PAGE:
PHIL 41150: Political Philosophy
Dr. Robert Lane
Lecture Notes: Friday February 7, 2003

[4.2] What Sort of Constitution is Best? (Politics III:10-11)


In III:10, Aris poses the following question: "what body should be sovereign in the city"? He returns to the types of constitution he listed in III:7 and rejects all but one:

·         the poor (a majority) -- if they take the property of the rich to distribute it evenly among everyone, they are "obviously ruining the city" -- and anything that ruins the city is obviously not just. (1281a, p.245)

·         a tyrant -- uses superior power to enforce his will -- obviously unjust

·         the wealthy (a minority) -- same as above -- if they use superior power to take the property of others, they are also unjust

·         "the better sort" -- this would be unjust because, if this one group of people held office permanently, no one else would get the honor of holding office, and denying that honor to others is unjust

·         "the one best man" -- this is even worse, since the honor of holding office is denied to everyone except one person.

·         [the laws -- i.e. what if the sovereignty rests in the laws of the polis themselves, rather than in any individual or group of individuals? -- still no good, since laws can be consistent with the forms of government just rejected]


This leaves only one sort of regime: "Constitutional Government" or Polity, rule by the many for the sake of the common interest. Aris defends a form of Polity in which all freemen (not slaves or women) participate in government by electing individuals to public office. [This is not the democracy of Athens, in which all freemen are themselves eligible to serve in a legislative assembly. It's more similar to a representative democracy like that of many modern governments.]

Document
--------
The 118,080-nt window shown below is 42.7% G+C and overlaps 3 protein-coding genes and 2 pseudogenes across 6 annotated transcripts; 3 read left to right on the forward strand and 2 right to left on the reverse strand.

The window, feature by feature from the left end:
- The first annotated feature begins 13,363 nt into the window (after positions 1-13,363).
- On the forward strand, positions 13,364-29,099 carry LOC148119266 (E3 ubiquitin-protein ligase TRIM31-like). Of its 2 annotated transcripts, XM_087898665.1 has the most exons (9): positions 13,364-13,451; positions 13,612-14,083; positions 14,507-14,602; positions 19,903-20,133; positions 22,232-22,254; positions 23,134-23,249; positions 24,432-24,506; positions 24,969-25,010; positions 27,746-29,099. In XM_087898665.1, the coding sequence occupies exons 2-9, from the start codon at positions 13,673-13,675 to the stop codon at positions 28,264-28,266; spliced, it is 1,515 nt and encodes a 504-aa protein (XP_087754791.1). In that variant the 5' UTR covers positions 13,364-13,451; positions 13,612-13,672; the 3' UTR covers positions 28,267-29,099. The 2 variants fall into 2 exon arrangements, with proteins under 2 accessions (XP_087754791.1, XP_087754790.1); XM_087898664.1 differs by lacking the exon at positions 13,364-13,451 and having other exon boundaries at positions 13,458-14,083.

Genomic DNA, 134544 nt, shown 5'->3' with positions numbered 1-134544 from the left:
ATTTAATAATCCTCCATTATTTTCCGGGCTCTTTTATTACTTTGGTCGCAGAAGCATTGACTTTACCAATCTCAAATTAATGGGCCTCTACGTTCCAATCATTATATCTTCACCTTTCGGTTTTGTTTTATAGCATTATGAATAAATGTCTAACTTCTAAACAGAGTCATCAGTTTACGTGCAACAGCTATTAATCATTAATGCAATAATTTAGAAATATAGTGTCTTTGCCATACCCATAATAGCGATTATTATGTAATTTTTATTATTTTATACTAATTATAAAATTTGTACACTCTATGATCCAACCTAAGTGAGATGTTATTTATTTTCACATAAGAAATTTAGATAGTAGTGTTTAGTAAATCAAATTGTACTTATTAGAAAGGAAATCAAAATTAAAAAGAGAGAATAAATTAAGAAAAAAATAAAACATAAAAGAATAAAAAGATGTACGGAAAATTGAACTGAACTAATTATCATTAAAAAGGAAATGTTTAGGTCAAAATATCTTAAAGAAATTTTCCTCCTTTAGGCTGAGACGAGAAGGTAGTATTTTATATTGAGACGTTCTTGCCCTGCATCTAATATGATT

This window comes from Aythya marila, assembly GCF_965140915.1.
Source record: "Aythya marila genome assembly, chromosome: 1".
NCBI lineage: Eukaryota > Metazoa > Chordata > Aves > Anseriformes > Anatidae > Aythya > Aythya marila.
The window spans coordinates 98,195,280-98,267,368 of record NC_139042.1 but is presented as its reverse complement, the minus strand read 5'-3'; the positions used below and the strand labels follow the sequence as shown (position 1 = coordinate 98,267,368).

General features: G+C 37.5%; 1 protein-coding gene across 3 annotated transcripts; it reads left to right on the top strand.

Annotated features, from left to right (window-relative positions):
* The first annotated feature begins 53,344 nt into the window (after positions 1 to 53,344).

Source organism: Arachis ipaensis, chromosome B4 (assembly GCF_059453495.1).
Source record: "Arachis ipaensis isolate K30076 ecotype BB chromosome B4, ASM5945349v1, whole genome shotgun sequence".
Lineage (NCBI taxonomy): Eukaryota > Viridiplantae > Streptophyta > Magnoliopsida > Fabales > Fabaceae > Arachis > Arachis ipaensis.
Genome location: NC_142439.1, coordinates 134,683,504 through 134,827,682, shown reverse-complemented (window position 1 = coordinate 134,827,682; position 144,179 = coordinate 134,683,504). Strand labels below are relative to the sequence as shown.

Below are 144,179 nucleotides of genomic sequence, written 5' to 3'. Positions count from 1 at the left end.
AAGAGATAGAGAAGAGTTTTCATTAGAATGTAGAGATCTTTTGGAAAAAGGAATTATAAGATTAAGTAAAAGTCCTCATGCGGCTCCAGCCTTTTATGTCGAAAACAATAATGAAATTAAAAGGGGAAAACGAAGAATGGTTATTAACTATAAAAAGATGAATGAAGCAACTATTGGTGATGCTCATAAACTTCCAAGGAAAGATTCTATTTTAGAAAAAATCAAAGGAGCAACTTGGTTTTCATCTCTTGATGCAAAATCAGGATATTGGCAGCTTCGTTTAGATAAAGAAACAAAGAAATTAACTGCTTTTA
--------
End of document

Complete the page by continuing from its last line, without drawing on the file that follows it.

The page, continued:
Two Initial Caveats


Aris does not whole-heartedly endorsement Polity as the best sort of political system; for two sorts of reason:


1. No matter what sort of constitution a polis has, the ultimate authorityN resides in the laws. But because it is impossible to formulate general laws that are sufficient to cover all possible circumstances, there will still be a need for specific individuals to hold legislative and judicial power. So his defense of the Polity should be understood as hedged: political authorityN ultimately belongs to the laws of the just polis (the polis with a rightful constitution), but that authority must sometimes be extended to individuals, and the best way for it to be extended is in a Polity.


2. The ideal form of constitution is a monarchy (or perhaps an aristocracy):


Whenever it happens, therefore, that either a whole family, or some one man from among the rest, emerges so outstanding in virtue as to exceed the virtue of everyone else, then it is just that this family have the kingship and have control over everything and that he be king. (Politics III:17; not in Cahn; here I'm quoting Peter Simpson's translation


Of the three [kingship, aristocracy, and "timocracy"/"constitutional government], kingship is the best and timocracy [constitutional government] the worst. (Nich Ethics VIII:10; not in Cahn; this is Martin Ostwald's translation)


But monarchy is unlikely to work in practice -- it would only work if there were men who were far, far superior to normal humans -- as superior to other men as the gods. Since it is unlikely that there will ever be such perfect rulers, Aristotle concentrates on the most practical form of constitution, one that's likely to work in the actual world.


Aris' Reasoning in Support of the Polity


His argument depends on one central claim: All the people, considered collectively, may be better than a small group of the best individuals:


There is this to be said for the many: each of them by himself may not be of a good quality; but when they all come together it is possible that they may surpass--collectively and as a body, although not individually--the quality of the few best, in much the same way that feasts to which many contribute may excel those provided at one person's expense. (1281a, p.246)


·         More specifically, they will be better judges of who should be given political authority. Remembering that Aris is defending the form of polity in which the many are not allowed to hold office themselves, but they are allowed to elect (from among "the best", presumably) individuals who will hold office. The idea is that collectively, they will make good decisions about who should rule, but they should each be prevented from serving individually -- since they're just ordinary folks and acting individually their judgment can't be trusted.